He sends staff personally hand-written compliments, not computer-generated print-outs. “Young people these days don’t want to put in 10 hours of work, so six-hour work periods are okay. They prefer more free time over money. That’s okay as long as the job gets done. Being flexible sometimes means breaking the rules, too. If they want an extra holiday, they get it. If the production is as expected, I don’t care about the hours. If they want to go home early, I don’t care. However, it also doesn’t mean you have to be super nice all the time. You are not here to sell ice cream.”

“The younger generation comes with a new mindset, a new perspective towards life. They like to think “outside the box”. For leaders like us, it can be a little tough to relate to them. We still prefer doing things using conventional methods but the generation of today wants to be “different.” It is imperative to strike a balance in all aspects of life. I work with a young, dynamic team and I can say we have learned to find a middle ground. As innovative as they might be, they still lack experience so that is where the leaders play a big role. We work together as a team to make things happen,” Mr Mondal says.

Hotels are now hiring more casual staff, such as for ad hoc functions and events. Others are hiring trainees from Indonesia, Philippines and Myanmar who “are amazing people and are very useful in dealing with guests because of their higher level of English.”

Mr Mondal is a strong believer in female empowerment. “For us, International Women’s Day does not come just once a year, but every day. The current staff ratio across all properties is 40:60 male:female, but in one property, the Shama Yen-Akat, it is 60:40, with all the department heads, except the Chief Engineer, being women. “If I could find a woman to do that job, I would have done so,” he said. “Women in many ways perform better than men. Men are more strategic, but women are more creative. Women think about the big picture and think ahead. They are more compassionate. The Shama Yen-Akat came up with the idea of becoming a pet friendly hotel. We don’t give fruit-baskets, we give amenities for dogs and cats.”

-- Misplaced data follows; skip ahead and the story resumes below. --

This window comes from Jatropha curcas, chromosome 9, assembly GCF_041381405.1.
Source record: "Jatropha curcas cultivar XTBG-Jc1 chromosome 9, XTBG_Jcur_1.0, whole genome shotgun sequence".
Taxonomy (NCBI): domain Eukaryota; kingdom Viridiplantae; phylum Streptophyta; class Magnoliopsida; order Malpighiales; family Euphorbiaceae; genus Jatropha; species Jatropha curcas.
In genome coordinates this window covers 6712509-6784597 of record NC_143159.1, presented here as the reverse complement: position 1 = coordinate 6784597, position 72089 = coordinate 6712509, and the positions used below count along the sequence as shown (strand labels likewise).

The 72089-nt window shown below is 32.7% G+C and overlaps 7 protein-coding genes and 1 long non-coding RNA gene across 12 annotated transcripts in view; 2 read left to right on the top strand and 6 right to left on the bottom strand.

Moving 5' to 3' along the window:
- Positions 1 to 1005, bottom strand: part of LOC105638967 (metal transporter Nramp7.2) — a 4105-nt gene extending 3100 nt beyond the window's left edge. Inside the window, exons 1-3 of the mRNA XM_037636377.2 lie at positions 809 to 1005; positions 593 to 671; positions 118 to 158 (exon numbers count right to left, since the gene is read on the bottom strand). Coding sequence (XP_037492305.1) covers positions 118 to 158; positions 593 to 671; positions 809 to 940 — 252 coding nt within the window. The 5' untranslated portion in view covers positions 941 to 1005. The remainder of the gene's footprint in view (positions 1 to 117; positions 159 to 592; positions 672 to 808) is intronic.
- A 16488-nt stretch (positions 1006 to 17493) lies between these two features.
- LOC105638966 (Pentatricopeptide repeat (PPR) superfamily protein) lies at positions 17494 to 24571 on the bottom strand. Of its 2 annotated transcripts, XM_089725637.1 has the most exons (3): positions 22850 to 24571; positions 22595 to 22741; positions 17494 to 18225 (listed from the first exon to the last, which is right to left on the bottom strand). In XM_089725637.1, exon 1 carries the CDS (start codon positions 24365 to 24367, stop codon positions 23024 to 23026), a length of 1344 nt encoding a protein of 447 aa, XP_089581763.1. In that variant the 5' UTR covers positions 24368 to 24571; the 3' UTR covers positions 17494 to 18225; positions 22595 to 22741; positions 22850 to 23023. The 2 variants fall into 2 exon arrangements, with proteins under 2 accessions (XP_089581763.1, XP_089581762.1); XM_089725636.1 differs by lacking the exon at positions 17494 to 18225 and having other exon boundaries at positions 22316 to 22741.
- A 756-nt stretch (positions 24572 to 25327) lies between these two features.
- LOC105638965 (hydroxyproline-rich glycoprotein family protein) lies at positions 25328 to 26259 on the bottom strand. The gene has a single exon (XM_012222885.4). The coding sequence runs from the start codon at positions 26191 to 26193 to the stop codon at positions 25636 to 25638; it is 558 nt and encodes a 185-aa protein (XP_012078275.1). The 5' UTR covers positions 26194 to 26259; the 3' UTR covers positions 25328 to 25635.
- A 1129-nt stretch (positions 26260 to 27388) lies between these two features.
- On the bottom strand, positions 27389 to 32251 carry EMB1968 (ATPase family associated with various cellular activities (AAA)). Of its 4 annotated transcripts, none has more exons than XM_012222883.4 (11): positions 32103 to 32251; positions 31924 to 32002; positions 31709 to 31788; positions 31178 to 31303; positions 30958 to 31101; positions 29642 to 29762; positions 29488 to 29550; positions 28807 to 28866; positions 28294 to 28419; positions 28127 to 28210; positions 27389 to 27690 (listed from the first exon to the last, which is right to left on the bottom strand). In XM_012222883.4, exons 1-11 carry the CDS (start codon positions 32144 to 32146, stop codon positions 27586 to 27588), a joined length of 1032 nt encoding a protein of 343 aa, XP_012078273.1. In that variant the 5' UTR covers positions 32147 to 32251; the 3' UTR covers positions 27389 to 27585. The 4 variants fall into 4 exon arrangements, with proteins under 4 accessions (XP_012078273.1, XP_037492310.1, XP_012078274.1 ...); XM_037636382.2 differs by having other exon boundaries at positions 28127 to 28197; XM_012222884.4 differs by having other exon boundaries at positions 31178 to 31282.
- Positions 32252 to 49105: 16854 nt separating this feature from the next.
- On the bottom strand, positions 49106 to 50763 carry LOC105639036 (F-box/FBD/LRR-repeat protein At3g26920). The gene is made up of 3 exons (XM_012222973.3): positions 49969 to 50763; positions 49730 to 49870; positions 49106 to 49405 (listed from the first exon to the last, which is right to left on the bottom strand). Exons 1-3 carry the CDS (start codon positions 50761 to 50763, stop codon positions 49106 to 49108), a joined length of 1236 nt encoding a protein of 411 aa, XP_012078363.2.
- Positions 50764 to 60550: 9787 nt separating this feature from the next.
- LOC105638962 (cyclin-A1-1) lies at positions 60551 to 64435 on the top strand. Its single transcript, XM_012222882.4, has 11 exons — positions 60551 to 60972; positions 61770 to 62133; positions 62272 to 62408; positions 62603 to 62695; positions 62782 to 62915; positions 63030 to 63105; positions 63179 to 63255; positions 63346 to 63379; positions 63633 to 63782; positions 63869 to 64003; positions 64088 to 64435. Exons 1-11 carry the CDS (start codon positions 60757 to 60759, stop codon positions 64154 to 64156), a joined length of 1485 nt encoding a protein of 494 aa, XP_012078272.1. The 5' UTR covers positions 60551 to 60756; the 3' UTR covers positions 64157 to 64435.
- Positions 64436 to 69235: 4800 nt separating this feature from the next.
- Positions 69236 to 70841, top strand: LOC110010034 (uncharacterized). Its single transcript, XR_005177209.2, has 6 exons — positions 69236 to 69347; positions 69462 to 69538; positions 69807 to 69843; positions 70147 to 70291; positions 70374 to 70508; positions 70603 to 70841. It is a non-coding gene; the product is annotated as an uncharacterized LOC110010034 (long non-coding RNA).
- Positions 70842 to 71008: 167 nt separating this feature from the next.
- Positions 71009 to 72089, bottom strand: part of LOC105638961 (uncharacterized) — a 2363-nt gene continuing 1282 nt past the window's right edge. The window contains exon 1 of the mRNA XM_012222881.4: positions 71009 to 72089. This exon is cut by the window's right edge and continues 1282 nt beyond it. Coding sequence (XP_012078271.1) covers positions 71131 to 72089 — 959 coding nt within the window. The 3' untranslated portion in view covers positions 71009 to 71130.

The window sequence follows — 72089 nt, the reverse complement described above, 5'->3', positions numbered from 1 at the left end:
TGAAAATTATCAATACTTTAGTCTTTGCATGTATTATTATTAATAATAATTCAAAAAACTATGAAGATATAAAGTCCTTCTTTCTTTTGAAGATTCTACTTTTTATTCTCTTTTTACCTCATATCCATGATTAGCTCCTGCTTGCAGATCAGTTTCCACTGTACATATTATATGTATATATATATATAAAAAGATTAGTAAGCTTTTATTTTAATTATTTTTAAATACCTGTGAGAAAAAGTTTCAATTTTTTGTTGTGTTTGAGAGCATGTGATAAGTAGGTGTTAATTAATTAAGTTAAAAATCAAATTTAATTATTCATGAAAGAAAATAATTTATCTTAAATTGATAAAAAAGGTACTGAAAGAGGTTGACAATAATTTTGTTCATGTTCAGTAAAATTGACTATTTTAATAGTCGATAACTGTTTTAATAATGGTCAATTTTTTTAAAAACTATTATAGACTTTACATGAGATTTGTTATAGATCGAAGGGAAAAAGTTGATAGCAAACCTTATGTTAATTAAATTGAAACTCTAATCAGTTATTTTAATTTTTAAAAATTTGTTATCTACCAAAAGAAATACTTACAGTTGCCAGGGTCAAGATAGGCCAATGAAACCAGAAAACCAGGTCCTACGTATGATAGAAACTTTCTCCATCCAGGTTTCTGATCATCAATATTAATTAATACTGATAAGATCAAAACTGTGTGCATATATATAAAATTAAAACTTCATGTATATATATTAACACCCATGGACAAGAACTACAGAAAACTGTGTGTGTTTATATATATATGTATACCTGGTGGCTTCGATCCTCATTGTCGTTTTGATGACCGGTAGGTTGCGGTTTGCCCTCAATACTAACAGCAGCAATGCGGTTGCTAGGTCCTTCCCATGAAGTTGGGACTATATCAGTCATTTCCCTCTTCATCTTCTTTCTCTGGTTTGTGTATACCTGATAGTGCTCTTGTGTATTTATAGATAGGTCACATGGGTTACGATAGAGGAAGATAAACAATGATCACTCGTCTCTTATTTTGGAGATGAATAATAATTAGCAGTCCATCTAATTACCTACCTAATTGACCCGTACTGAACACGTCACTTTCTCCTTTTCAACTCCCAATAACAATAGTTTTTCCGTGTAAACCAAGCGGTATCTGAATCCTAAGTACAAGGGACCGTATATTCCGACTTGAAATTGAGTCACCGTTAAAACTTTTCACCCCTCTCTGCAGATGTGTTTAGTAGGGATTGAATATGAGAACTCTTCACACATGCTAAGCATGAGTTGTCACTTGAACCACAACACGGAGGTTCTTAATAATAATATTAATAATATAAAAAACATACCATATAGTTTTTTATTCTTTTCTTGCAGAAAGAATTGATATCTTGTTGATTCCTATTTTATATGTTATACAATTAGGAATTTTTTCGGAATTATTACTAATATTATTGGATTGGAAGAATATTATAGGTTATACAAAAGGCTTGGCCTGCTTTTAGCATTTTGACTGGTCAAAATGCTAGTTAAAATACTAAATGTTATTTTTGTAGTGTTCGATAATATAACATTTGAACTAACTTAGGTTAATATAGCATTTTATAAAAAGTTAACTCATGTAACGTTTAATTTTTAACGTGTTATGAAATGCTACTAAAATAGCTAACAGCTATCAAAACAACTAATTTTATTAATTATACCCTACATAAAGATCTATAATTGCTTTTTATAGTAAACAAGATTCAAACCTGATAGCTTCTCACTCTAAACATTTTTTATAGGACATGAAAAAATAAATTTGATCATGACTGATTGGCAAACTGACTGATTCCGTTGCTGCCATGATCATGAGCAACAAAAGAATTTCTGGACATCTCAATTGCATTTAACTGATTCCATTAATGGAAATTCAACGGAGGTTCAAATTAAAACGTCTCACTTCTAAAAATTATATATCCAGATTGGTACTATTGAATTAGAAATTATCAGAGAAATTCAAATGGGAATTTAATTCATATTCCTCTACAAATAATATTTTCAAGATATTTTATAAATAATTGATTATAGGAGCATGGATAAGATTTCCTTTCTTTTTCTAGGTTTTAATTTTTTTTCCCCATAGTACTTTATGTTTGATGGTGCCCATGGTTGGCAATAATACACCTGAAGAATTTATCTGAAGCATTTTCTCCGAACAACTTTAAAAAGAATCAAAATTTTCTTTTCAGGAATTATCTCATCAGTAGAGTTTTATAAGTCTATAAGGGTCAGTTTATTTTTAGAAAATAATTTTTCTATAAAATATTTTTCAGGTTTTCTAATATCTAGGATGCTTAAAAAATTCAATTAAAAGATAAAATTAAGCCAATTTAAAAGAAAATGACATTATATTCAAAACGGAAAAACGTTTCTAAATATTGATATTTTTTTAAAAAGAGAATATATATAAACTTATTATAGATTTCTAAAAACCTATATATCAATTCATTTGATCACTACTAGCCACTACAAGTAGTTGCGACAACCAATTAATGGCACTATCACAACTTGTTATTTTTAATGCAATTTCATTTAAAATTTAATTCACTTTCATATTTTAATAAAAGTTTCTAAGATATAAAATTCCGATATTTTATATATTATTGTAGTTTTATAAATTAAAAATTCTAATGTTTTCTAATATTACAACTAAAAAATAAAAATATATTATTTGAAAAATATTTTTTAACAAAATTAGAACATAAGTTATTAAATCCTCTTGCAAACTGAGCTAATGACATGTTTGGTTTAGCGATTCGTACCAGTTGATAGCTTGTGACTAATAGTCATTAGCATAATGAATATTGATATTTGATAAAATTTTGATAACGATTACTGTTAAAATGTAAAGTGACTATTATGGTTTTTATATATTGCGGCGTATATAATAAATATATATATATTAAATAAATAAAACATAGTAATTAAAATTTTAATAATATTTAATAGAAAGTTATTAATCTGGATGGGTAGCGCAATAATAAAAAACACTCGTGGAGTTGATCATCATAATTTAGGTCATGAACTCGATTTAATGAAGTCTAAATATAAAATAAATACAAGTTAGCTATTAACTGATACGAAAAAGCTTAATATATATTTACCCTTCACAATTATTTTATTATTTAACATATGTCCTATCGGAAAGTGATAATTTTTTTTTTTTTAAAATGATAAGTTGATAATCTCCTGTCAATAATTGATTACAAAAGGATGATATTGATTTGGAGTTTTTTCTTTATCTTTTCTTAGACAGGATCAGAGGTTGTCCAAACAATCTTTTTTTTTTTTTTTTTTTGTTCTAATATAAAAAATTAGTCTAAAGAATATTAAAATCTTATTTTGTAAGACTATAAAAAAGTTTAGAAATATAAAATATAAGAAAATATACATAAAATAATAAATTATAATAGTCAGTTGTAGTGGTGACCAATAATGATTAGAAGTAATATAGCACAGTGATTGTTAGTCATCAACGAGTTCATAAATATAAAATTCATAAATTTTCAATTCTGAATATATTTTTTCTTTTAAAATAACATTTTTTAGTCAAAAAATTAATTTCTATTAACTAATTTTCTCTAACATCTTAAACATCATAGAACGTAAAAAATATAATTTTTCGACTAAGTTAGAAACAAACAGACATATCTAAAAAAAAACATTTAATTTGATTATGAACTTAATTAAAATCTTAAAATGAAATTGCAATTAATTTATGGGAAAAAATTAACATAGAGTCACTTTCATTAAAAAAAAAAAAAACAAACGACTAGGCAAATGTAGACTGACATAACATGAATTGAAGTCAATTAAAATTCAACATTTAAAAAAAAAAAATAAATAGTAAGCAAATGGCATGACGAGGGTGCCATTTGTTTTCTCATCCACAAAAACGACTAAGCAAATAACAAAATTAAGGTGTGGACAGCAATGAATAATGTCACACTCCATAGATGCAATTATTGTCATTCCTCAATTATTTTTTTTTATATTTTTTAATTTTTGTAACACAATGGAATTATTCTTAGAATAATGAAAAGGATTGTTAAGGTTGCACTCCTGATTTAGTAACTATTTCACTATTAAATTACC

Mr Mondal is happy to see many Indians working in hotels across Asia and Australia, especially with the major chains. The mentality of owners is also changing. However, he says, it’s not about nationality or ethnicity. It’s simply about people serving people. Also, he adds, “Indians judge. Westerners do not judge. That’s why is it important to be seen to be treating the team fairly. You cannot fix the community but you can fix the person.”

He said budgeting these days has become like writing a story with no certainty about whether it will be published. “There are two kinds of budgets these days. One budget is what you want to have. The other is what you can make based on current market conditions. Smart leaders and smart owners will find a balance between them. What will happen next year no one knows. Hospitality is no longer about just demand and supply. The current supply (in Thailand) exceeds demand, and more hotels are still coming on. They all need talent.”

In spite of the volatility, Mr Mondal believes the travel sector still offers good career-path prospects. “We are back and growing once again. There are numerous job prospects for the newer generation to learn and gain experience. Such jobs can also provide a sense of security for employees to rise to greater heights.”

He says his way of dealing with people is heavily influenced by his relationship with his mother, a teacher by profession who was strict but very creative and patient, and very conscious about doing the right thing, even if it meant offending people. “She worked hard and raised two kids. It has rubbed off very well on me.”